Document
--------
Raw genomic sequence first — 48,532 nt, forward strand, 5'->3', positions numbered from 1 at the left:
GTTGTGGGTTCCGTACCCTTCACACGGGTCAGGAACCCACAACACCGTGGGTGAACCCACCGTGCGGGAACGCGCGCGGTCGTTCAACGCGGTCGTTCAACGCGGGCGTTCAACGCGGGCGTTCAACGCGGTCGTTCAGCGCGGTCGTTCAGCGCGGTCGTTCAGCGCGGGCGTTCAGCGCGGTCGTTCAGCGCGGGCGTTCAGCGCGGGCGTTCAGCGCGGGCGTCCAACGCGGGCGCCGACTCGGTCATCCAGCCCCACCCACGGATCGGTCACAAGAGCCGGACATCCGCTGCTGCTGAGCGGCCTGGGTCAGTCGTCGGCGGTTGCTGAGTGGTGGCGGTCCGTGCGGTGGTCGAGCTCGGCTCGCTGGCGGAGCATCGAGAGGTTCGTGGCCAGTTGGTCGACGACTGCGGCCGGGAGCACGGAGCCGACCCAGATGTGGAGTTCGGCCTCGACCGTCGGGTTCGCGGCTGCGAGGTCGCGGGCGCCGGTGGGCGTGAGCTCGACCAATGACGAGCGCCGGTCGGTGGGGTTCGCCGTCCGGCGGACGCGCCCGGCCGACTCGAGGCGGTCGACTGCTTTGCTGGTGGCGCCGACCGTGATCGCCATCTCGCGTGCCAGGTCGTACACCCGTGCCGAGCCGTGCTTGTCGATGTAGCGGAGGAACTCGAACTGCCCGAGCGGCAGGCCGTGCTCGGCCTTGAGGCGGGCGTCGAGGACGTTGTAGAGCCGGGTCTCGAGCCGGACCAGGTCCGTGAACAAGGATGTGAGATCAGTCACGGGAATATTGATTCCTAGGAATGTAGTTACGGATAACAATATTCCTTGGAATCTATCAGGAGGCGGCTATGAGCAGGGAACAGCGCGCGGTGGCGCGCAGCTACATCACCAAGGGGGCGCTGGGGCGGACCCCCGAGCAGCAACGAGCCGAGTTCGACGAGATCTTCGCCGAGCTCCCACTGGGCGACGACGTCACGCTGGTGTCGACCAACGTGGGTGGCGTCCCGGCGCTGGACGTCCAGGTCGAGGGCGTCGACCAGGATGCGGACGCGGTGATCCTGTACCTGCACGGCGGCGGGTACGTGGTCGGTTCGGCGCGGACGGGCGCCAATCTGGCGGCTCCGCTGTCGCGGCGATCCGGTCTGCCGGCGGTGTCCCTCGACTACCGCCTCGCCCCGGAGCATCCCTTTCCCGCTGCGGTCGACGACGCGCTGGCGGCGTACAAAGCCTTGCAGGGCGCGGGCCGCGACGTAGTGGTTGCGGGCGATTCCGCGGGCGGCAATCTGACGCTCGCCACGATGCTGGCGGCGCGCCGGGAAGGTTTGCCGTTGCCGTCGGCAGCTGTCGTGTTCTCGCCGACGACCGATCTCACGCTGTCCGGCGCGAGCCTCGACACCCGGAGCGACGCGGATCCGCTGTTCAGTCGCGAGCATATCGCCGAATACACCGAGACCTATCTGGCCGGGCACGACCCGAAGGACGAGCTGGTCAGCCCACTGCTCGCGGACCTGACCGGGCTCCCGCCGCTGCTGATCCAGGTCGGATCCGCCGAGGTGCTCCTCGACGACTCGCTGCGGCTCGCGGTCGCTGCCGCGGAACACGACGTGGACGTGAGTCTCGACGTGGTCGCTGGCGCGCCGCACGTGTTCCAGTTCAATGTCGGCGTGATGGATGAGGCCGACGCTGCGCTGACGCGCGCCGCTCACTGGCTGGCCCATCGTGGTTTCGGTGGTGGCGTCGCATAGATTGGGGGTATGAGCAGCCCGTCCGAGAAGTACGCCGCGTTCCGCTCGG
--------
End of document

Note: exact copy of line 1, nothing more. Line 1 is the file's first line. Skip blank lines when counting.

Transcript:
Raw genomic sequence first — 48,532 nt, forward strand, 5'->3', positions numbered from 1 at the left: